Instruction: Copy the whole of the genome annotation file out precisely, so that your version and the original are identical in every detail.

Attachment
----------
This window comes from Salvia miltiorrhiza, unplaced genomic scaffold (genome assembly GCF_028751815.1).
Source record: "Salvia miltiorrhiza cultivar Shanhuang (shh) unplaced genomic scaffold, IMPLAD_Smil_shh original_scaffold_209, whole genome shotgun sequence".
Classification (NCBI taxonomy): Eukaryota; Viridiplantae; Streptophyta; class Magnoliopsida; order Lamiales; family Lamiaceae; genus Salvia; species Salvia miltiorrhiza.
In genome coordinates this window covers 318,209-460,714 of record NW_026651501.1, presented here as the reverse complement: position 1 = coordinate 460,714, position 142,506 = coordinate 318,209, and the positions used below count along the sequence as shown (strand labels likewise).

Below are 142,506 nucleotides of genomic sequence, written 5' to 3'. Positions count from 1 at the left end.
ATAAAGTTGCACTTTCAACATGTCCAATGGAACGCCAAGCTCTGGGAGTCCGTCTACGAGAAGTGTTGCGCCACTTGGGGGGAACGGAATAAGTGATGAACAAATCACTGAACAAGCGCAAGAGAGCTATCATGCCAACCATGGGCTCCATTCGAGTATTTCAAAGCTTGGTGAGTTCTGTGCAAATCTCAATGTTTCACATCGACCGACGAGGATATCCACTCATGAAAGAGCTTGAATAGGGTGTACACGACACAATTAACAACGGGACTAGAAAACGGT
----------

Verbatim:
This window comes from Salvia miltiorrhiza, unplaced genomic scaffold (genome assembly GCF_028751815.1).
Source record: "Salvia miltiorrhiza cultivar Shanhuang (shh) unplaced genomic scaffold, IMPLAD_Smil_shh original_scaffold_209, whole genome shotgun sequence".
Classification (NCBI taxonomy): Eukaryota; Viridiplantae; Streptophyta; class Magnoliopsida; order Lamiales; family Lamiaceae; genus Salvia; species Salvia miltiorrhiza.
In genome coordinates this window covers 318,209-460,714 of record NW_026651501.1, presented here as the reverse complement: position 1 = coordinate 460,714, position 142,506 = coordinate 318,209, and the positions used below count along the sequence as shown (strand labels likewise).

Below are 142,506 nucleotides of genomic sequence, written 5' to 3'. Positions count from 1 at the left end.
ATAAAGTTGCACTTTCAACATGTCCAATGGAACGCCAAGCTCTGGGAGTCCGTCTACGAGAAGTGTTGCGCCACTTGGGGGGAACGGAATAAGTGATGAACAAATCACTGAACAAGCGCAAGAGAGCTATCATGCCAACCATGGGCTCCATTCGAGTATTTCAAAGCTTGGTGAGTTCTGTGCAAATCTCAATGTTTCACATCGACCGACGAGGATATCCACTCATGAAAGAGCTTGAATAGGGTGTACACGACACAATTAACAACGGGACTAGAAAACGGT